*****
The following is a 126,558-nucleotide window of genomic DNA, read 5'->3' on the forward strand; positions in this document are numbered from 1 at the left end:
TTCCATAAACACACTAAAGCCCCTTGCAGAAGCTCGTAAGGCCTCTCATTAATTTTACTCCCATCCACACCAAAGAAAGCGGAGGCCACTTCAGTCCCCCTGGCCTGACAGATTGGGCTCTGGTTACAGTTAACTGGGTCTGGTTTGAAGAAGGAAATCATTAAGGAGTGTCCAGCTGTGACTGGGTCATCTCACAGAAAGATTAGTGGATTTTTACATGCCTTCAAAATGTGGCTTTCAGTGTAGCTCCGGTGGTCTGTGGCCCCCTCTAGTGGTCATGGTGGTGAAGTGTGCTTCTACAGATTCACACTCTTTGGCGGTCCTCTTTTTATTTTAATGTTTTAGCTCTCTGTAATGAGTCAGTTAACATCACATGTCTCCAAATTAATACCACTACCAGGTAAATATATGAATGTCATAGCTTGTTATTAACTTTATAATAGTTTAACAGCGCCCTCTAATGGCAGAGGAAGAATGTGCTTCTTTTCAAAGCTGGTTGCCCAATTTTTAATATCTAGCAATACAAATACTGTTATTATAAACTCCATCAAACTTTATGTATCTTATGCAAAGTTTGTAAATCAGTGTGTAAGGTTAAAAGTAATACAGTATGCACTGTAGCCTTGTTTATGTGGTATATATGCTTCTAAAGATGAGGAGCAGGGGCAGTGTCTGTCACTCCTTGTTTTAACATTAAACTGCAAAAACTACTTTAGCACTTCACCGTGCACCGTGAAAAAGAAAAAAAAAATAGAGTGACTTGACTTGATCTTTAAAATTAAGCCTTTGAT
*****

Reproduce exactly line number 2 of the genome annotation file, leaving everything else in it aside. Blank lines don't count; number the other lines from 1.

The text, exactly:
TTCCATAAACACACTAAAGCCCCTTGCAGAAGCTCGTAAGGCCTCTCATTAATTTTACTCCCATCCACACCAAAGAAAGCGGAGGCCACTTCAGTCCCCCTGGCCTGACAGATTGGGCTCTGGTTACAGTTAACTGGGTCTGGTTTGAAGAAGGAAATCATTAAGGAGTGTCCAGCTGTGACTGGGTCATCTCACAGAAAGATTAGTGGATTTTTACATGCCTTCAAAATGTGGCTTTCAGTGTAGCTCCGGTGGTCTGTGGCCCCCTCTAGTGGTCATGGTGGTGAAGTGTGCTTCTACAGATTCACACTCTTTGGCGGTCCTCTTTTTATTTTAATGTTTTAGCTCTCTGTAATGAGTCAGTTAACATCACATGTCTCCAAATTAATACCACTACCAGGTAAATATATGAATGTCATAGCTTGTTATTAACTTTATAATAGTTTAACAGCGCCCTCTAATGGCAGAGGAAGAATGTGCTTCTTTTCAAAGCTGGTTGCCCAATTTTTAATATCTAGCAATACAAATACTGTTATTATAAACTCCATCAAACTTTATGTATCTTATGCAAAGTTTGTAAATCAGTGTGTAAGGTTAAAAGTAATACAGTATGCACTGTAGCCTTGTTTATGTGGTATATATGCTTCTAAAGATGAGGAGCAGGGGCAGTGTCTGTCACTCCTTGTTTTAACATTAAACTGCAAAAACTACTTTAGCACTTCACCGTGCACCGTGAAAAAGAAAAAAAAAATAGAGTGACTTGACTTGATCTTTAAAATTAAGCCTTTGAT